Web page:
Welcome to another helping of Covet the Covers. This week I’m featuring Nevil Shute’s books. Last week I featured A Town Like Alice on my Friday Face-off, which reminded me just how much I loved his books. I’ve gone for the older covers, though there are lots of options for each of these titles. I absolutely loved Requiem for Wren, which I cried buckets over, and In the Wet (published in 1953) which goes forward in time to 1983 – and had nightmares about On the Beach. But I loved all his books. What about you – have you read any of these and if so, which are your favourites? And which of these covers do you like best?
This meme was started by Books by Proxy, whose fabulous idea was to compare UK and US book covers and decide which is we prefer. This meme is being nurtured by Lynn’s Book Blog and this week I am electing to play my FREEBIE card, as today is the 75th Anniversary of V.E. Day. There were to be widespread celebrations throughout the country today – but we all know what happened to those plans… Nonetheless, I want to mark it by featuring a book by one of my all-time favourite authors – Requiem for a Wren by Nevil Shute. It broke my heart when I first read this book as a teenager, and it still holds a special place in my soul.
This offering was produced by Vintage Classics in September 2009. It has the advantage of at least being clear and with the styling, gives a flavour of the 1940s and as most of the action takes place in 1944, that is a plus. I also like the fact that her dog is featured on the cover. It isn’t my favourite, but it is at least a contender. There are some truly dreadful covers for this book, which I decided not to inflict upon you.
Published by William Morrow, this edition is listed under the US title The Breaking Wave. I’m guessing they changed the title, because it’s likely that Americans wouldn’t know that Wrens are the female branch of the Navy, though they didn’t get to serve on ships during combat alongside their male colleagues during WWII. This cover is my favourite. I love the styling and the artwork, which is spot on for the period – that duffle coat and hairstyle, for instance. And once again, we have Janet’s dog on the cover. This actually is taken from a scene in the book and is my favourite.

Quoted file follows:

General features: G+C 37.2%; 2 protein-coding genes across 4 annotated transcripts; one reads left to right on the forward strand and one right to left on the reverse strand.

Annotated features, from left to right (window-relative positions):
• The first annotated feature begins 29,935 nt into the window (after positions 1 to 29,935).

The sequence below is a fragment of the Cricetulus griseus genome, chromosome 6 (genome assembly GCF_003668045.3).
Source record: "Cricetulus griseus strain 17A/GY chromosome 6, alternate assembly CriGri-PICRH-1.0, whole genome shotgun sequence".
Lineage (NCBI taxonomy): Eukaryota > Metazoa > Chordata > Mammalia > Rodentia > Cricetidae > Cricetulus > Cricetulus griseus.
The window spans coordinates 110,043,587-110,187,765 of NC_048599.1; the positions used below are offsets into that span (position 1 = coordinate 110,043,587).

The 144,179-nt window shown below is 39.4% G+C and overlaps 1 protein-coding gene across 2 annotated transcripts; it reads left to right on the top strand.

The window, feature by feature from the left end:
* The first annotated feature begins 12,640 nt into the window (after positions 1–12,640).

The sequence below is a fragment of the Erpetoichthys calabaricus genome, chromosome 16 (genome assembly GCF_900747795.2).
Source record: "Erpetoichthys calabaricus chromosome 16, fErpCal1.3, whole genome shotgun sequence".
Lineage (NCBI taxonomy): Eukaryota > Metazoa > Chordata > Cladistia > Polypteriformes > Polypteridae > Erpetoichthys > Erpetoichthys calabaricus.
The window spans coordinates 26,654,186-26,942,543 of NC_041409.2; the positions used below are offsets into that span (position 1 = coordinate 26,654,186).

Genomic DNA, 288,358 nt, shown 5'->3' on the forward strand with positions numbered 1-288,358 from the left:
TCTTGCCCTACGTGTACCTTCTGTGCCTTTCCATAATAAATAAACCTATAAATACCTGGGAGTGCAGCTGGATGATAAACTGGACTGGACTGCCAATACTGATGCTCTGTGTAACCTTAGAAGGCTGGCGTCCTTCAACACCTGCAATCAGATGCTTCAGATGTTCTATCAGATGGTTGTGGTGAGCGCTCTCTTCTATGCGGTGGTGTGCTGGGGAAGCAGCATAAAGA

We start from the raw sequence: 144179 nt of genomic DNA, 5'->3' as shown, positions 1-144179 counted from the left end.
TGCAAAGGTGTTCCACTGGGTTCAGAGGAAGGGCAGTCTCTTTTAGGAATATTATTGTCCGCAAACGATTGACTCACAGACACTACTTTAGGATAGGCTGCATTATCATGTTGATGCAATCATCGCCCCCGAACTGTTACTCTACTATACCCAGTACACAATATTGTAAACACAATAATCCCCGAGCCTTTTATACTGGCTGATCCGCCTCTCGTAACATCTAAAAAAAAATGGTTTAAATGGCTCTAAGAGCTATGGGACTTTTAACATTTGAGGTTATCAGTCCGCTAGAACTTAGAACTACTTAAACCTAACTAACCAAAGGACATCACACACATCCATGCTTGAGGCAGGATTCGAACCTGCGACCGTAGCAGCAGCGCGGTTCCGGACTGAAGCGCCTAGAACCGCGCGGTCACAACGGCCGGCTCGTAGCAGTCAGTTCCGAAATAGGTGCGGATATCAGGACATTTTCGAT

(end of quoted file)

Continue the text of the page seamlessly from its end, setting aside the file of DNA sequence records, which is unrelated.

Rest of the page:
This edition, published in August 2010 by Vintage International, is a split cover, featuring a gun turret on a battleship (I think) in the upper half and a romantic moment between Janet and the love of her life, Bill, in the lower half. To be honest, I think this cover is a bit of a mess. I don’t know why the font had to be quite so large and blocky and blast across the artwork so intrusively – almost as if the designers are trying to cover it up.
This edition, published in June 2018 by Createspace, is a fairly typical self-published cover. It’s not dreadful, but it isn’t that brilliant either and that is clearly some random photo of the time, completely unrelated to the book. The font, in particular, lets it down as it all but disappears in thumbnail.
This edition, published by House of Stratus in July 2002, is another clumsy effort. I’m guessing in amongst the artful blurring and sparkles (goodness knows what that is supposed to represent) that Janet is in uniform and staring out to sea. I quite like the tones, but why on earth anyone thought it a good idea to use a wussy font like that to run right across the middle of the artwork, I can’t imagine. Needless to say, the title and Shute’s name are completely invisible in thumbnail. Has anyone else read this hauntingly beautiful book? And which cover is your favourite?